“Has there ever been a plant so fraught with confusion and controversy?”

What is the difference between hemp and marijuana, really? Broken down simply, it sounds something like this:

Hemp refers to the variety that has been bred specifically to produce fiber used in clothing and other materials, oils, lotions, and seeds and other foods. Hemp contains very low levels of the psychoactive compound THC.

Marijuana is the variety of cannabis sativa that has been bred specifically for its medical or psychoactive effects. This is the cannabis plant that produces those beautiful flowers laden with sticky, dense buds. Where hemp is used for fuel and fiber, marijuana is used to get you high.

The Controversy of Hemp and Marijuana

Ed Rosenthal, cannabis activist and author of The Marijuana Grower’s Bible, explains it like this:

“The [legal] definition of hemp is a plant that has low THC and perhaps a higher level of CBD. There are different varieties of the same species. A hemp plant grown for seed isn’t necessarily the best plant for fiber.”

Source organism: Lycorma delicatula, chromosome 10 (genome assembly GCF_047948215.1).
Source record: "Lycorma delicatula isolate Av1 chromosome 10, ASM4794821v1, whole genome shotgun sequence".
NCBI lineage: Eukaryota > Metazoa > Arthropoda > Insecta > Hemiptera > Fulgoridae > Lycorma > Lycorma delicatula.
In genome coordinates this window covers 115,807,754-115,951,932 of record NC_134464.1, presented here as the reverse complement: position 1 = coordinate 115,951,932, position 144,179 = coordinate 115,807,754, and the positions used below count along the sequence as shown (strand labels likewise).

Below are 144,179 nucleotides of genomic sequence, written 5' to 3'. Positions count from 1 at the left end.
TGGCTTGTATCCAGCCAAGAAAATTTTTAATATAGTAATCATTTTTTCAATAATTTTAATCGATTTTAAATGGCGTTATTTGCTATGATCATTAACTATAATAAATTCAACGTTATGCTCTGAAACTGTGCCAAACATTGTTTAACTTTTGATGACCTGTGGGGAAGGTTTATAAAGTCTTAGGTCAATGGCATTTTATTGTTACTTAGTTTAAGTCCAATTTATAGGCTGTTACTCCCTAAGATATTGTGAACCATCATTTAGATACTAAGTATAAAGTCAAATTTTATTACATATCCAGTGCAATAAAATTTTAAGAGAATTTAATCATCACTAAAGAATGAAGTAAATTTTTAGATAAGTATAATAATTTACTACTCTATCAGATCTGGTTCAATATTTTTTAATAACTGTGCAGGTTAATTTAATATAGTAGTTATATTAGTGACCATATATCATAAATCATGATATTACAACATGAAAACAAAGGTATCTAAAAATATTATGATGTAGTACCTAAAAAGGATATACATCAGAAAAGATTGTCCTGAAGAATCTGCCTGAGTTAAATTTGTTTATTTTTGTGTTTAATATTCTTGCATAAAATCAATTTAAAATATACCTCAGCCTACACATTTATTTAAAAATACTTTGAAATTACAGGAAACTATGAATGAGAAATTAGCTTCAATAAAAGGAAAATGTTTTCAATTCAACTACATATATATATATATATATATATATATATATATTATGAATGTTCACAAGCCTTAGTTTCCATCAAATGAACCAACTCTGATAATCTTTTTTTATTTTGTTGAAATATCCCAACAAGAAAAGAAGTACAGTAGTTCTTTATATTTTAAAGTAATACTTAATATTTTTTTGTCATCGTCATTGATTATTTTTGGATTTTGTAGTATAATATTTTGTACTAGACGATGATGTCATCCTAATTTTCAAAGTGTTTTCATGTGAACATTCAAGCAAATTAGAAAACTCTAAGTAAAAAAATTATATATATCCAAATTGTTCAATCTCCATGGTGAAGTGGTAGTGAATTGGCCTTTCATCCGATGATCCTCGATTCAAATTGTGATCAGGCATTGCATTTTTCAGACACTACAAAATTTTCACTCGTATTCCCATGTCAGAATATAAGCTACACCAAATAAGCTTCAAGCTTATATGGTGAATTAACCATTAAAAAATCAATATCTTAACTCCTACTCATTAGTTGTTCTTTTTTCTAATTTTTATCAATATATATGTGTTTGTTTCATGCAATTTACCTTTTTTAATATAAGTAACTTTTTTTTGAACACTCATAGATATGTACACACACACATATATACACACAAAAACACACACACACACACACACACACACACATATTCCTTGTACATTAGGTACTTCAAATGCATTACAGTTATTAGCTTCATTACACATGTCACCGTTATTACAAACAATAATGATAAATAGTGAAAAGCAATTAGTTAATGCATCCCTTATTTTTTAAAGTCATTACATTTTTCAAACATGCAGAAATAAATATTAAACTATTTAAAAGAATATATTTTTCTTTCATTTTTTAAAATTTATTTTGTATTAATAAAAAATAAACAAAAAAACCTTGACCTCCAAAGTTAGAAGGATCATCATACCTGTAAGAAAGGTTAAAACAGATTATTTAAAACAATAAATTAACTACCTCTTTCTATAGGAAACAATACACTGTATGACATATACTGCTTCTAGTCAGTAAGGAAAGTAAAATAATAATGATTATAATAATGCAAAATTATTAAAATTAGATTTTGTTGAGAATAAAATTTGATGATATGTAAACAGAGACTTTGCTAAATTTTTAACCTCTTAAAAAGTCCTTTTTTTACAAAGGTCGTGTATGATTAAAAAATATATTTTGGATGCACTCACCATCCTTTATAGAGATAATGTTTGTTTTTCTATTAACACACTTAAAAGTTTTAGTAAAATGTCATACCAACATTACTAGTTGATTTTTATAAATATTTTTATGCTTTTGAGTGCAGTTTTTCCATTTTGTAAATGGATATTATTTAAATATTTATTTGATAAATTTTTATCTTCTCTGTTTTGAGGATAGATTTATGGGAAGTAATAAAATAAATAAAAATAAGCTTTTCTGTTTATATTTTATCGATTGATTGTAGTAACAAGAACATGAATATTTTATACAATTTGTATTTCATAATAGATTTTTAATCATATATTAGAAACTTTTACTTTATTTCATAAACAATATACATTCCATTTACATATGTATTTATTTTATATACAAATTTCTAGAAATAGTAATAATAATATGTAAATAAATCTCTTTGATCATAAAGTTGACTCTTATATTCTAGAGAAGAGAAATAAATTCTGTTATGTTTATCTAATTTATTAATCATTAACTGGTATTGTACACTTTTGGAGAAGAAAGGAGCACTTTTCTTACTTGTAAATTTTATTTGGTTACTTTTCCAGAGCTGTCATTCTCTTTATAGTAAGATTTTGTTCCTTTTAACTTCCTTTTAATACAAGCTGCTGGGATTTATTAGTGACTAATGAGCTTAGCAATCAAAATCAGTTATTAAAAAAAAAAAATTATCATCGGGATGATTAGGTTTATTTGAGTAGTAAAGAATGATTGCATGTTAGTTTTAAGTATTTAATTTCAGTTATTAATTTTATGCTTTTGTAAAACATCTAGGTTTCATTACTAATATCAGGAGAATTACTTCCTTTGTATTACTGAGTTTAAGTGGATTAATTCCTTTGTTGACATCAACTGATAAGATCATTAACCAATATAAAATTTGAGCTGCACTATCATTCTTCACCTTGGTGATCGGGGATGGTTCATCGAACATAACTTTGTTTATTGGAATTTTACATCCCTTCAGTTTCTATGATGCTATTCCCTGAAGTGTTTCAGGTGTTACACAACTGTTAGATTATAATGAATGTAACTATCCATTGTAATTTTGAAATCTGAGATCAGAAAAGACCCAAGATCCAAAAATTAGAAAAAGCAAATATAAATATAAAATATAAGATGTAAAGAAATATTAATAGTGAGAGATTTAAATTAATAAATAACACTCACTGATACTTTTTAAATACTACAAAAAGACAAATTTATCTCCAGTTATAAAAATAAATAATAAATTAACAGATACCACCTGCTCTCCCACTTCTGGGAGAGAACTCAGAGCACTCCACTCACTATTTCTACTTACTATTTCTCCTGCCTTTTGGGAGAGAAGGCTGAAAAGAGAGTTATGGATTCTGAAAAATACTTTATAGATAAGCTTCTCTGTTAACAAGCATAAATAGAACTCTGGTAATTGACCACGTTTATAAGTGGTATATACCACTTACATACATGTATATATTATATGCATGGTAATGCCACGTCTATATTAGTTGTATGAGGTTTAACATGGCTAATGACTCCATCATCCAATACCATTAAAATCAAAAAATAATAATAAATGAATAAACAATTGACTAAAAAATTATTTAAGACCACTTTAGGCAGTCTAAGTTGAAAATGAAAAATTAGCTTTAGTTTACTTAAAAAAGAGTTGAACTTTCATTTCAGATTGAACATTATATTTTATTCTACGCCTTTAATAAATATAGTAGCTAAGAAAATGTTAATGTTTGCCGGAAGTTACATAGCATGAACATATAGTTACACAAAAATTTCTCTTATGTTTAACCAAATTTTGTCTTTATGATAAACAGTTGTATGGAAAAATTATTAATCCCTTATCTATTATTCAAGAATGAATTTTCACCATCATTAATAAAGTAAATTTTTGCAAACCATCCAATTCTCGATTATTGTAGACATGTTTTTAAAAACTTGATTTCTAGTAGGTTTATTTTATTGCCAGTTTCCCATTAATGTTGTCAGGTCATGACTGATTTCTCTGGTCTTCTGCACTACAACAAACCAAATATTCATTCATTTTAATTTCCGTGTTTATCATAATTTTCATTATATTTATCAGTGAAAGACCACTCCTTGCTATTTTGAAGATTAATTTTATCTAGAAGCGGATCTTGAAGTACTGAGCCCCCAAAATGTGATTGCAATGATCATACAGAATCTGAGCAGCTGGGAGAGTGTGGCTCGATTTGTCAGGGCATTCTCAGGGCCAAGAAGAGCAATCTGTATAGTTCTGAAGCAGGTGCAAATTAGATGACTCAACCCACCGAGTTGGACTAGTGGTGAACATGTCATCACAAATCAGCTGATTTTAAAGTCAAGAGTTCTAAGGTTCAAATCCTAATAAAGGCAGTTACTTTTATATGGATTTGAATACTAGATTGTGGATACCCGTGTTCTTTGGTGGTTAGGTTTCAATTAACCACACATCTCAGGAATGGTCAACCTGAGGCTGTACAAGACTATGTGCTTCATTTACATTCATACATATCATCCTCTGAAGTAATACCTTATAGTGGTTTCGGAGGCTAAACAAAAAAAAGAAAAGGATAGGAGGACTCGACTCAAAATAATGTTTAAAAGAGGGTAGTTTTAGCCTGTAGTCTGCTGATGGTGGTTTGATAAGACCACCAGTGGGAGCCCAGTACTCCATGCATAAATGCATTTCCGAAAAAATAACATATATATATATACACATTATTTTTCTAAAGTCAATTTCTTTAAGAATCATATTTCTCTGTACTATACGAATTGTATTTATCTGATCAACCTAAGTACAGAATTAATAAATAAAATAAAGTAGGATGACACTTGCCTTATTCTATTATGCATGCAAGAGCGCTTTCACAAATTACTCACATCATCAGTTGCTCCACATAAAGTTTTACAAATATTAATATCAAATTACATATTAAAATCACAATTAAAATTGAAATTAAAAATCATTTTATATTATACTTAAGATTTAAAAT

West explains that botanically, the genus Cannabis is made up of several variants. He notes the long-standing debate about hemp and marijuana and “how to classify these variants into species.”

“Cannabis is the only plant genus that contains the unique class of molecular compounds called cannabinoids,” West explains. “Many cannabinoids have been identified, but two preponderate: THC, which is the psychoactive ingredient of Cannabis, and CBD, which is an anti-psychoactive ingredient. One type of cannabis is high in the psychoactive cannabinoid THC, and low in the anti-psychoactive cannabinoid CBD. This type is popularly known as marijuana. Another type is high in CBD and low in THC. Variants of this kind are called industrial hemp.”

In 1971, Canadian research scientist Ernest Small published the book The Species Problem in Cannabis. Although Small recognized there wasn’t a natural point where the cannabinoid content could be used to differentiate hemp and marijuana, he drew a random number regarding different Cannabis varieties. From then on, 0.3% THC became the magic number that separated hemp and marijuana.

Dana Larsen is one of Canada’s most respected and well-known advocates for cannabis reform. In his book, Cannabis in Canada: An Illustrated History, Larsen explores this magic number separating hemp and marijuana.